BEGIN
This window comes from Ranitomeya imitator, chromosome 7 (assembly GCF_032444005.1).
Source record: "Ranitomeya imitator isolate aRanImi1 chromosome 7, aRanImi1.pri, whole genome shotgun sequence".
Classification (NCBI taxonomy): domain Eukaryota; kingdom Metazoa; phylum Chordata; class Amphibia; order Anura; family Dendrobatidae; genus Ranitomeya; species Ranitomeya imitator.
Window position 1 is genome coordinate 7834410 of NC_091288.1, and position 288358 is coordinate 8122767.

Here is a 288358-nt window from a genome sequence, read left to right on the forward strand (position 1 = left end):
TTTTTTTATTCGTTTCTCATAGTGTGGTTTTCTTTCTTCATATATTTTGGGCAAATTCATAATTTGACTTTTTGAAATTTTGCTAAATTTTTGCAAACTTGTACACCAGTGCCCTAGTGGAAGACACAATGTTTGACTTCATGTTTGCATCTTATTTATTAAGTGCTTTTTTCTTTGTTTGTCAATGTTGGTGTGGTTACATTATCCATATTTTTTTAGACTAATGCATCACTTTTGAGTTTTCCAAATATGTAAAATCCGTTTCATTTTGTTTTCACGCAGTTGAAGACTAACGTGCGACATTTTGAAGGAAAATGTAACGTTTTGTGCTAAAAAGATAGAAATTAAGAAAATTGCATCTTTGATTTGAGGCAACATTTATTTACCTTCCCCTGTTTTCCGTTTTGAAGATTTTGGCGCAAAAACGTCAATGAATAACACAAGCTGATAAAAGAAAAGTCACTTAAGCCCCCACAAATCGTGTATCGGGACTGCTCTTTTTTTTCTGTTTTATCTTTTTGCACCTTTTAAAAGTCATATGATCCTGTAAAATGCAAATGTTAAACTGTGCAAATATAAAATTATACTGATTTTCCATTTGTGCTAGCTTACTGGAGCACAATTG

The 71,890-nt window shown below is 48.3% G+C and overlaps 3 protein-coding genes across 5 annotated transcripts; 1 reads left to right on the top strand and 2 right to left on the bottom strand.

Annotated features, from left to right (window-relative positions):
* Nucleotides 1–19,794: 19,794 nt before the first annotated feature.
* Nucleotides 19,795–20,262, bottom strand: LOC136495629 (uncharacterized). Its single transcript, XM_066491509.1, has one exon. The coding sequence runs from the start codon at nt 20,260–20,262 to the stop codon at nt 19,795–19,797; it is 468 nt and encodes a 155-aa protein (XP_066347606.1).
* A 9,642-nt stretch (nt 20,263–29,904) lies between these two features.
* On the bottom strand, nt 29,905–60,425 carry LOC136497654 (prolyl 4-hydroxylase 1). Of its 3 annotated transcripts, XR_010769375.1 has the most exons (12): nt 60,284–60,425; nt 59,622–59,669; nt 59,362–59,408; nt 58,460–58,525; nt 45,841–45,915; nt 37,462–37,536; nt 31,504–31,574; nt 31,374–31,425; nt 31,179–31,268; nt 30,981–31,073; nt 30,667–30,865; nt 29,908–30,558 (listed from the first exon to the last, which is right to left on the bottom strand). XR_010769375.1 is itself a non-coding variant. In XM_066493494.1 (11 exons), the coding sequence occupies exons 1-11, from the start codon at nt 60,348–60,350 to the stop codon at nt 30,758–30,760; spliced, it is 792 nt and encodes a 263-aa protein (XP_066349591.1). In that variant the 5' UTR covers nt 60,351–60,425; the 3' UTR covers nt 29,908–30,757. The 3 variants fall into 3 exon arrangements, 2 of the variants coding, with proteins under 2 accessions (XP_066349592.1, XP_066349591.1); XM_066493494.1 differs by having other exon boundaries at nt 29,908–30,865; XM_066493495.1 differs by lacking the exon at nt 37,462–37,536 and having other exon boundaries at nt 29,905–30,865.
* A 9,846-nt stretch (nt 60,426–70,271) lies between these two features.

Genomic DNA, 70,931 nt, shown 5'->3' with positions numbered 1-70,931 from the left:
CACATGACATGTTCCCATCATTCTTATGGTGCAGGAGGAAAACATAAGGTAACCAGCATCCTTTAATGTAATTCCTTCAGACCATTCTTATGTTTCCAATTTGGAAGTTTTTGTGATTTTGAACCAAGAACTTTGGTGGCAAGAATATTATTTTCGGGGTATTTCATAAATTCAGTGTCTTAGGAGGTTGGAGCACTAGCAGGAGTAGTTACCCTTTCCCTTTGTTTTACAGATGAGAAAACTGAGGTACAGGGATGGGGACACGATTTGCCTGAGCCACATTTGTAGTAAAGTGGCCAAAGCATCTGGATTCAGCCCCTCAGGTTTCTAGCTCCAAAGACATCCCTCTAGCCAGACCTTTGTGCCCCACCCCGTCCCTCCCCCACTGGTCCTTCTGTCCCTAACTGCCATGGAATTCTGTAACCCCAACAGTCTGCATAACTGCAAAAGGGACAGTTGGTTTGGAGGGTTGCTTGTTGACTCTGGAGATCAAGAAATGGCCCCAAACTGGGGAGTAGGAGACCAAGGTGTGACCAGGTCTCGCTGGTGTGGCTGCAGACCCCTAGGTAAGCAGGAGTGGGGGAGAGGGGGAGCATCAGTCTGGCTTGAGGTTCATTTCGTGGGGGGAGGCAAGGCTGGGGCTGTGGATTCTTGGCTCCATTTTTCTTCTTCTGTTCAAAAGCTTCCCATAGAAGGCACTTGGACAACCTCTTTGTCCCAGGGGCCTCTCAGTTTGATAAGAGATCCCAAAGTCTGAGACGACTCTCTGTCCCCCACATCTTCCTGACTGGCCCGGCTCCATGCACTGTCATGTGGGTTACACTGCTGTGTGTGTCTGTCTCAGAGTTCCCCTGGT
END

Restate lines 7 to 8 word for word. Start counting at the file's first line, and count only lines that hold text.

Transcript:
The 71,890-nt window shown below is 48.3% G+C and overlaps 3 protein-coding genes across 5 annotated transcripts; 1 reads left to right on the top strand and 2 right to left on the bottom strand.

Annotated features, from left to right (window-relative positions):